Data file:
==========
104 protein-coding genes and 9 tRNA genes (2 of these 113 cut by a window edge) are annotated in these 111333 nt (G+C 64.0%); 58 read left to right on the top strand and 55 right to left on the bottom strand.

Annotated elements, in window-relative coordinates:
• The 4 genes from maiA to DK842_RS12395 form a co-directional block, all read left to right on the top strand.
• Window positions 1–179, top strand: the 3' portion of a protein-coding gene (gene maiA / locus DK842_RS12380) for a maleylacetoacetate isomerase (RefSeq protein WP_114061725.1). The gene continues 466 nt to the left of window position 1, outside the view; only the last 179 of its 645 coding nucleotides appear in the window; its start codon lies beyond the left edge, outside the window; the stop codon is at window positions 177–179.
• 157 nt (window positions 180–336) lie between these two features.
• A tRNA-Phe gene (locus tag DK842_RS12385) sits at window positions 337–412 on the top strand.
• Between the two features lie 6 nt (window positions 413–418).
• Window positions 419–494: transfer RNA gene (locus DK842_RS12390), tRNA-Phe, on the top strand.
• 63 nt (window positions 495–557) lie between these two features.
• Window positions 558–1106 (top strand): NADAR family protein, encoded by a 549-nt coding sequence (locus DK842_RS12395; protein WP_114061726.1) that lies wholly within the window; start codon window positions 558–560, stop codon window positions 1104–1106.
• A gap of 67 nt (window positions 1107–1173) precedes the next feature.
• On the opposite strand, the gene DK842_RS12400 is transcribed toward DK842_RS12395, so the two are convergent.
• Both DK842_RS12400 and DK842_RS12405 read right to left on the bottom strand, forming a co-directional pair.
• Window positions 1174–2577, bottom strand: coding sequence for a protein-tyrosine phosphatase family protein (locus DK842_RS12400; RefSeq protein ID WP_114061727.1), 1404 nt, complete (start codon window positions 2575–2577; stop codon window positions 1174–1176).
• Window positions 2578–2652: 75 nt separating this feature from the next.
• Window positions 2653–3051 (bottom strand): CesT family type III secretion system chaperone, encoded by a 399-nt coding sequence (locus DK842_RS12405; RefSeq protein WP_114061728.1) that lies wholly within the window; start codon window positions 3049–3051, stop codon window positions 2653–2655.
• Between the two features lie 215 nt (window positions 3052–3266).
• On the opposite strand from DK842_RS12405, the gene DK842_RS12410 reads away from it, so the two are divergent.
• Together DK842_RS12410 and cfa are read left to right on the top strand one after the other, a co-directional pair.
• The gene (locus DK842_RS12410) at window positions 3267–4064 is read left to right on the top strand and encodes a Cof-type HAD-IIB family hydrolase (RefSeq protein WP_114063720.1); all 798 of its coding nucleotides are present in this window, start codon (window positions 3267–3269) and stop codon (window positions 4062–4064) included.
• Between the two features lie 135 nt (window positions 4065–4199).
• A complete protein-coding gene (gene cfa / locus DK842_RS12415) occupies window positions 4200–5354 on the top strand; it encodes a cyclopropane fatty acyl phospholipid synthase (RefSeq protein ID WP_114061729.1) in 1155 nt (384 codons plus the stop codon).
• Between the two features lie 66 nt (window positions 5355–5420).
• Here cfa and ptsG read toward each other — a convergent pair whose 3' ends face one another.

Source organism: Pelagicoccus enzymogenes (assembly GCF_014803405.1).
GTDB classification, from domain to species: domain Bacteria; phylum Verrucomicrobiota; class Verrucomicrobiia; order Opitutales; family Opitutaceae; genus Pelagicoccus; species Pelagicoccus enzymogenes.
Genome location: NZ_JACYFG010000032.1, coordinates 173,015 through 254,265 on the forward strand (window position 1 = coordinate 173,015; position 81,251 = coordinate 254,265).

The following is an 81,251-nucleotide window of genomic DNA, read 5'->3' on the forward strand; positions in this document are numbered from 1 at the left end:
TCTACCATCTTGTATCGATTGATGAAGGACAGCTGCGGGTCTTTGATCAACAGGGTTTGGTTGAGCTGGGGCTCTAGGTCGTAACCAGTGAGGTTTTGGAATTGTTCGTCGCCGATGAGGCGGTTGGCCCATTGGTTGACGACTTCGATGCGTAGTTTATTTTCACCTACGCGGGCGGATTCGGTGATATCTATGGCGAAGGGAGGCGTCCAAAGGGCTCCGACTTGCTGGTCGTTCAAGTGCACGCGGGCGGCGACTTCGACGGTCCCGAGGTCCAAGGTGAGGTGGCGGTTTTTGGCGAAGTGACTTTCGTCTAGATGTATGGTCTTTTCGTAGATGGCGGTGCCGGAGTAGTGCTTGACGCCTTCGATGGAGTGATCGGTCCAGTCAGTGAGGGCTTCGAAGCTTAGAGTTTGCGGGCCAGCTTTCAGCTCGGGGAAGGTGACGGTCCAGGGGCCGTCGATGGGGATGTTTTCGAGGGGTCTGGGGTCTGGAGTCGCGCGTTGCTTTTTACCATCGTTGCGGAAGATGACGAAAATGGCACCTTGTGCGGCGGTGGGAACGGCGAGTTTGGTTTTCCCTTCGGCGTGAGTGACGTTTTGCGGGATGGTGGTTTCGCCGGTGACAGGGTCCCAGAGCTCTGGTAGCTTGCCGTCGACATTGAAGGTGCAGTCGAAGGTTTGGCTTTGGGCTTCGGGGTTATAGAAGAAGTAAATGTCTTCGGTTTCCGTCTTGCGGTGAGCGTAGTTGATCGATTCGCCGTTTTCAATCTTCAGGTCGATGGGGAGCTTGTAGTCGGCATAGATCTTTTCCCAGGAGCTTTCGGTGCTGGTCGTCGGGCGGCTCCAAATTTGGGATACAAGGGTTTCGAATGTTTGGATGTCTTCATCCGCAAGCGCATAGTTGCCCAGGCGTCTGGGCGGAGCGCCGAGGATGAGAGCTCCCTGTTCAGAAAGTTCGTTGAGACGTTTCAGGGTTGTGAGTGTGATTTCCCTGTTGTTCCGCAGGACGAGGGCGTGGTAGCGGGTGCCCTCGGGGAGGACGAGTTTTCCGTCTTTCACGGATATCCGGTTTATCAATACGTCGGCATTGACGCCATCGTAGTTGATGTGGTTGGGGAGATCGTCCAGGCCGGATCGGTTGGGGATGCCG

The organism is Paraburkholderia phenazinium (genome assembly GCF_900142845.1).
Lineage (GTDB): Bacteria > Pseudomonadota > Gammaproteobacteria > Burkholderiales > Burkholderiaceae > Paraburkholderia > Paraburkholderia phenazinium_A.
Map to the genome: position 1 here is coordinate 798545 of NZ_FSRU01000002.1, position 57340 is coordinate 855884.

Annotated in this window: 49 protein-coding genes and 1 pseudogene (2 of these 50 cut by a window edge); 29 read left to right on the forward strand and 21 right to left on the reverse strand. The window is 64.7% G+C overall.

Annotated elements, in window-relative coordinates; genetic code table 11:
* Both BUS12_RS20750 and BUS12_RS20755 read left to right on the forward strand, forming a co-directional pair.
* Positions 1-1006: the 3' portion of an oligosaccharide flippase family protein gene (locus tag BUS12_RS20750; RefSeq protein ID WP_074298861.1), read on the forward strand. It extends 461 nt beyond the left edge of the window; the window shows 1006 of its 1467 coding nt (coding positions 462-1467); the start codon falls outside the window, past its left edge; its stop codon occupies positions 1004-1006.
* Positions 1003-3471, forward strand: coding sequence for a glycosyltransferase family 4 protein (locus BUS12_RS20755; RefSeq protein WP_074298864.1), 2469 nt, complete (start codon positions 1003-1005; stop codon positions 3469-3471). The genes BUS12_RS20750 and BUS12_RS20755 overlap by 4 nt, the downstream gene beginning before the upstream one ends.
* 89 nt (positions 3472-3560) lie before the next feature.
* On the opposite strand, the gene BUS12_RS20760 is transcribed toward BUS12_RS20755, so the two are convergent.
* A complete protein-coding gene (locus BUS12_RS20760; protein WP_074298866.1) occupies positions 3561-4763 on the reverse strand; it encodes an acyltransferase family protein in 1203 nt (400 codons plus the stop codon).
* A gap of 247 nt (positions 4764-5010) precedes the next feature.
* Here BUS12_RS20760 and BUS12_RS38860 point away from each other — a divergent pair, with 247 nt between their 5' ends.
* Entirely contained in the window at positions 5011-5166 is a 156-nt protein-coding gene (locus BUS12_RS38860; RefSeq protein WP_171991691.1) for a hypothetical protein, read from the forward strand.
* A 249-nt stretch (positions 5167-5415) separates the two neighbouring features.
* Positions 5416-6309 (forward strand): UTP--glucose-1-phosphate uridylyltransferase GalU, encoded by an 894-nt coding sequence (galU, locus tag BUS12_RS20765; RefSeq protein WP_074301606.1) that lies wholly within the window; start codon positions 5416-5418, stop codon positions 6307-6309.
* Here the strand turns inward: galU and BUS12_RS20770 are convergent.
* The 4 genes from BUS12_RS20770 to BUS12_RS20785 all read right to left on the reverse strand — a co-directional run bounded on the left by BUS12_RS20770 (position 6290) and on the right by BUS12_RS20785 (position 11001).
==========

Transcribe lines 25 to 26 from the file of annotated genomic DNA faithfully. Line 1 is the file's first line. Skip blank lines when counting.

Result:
Source organism: Pelagicoccus enzymogenes (assembly GCF_014803405.1).
GTDB classification, from domain to species: domain Bacteria; phylum Verrucomicrobiota; class Verrucomicrobiia; order Opitutales; family Opitutaceae; genus Pelagicoccus; species Pelagicoccus enzymogenes.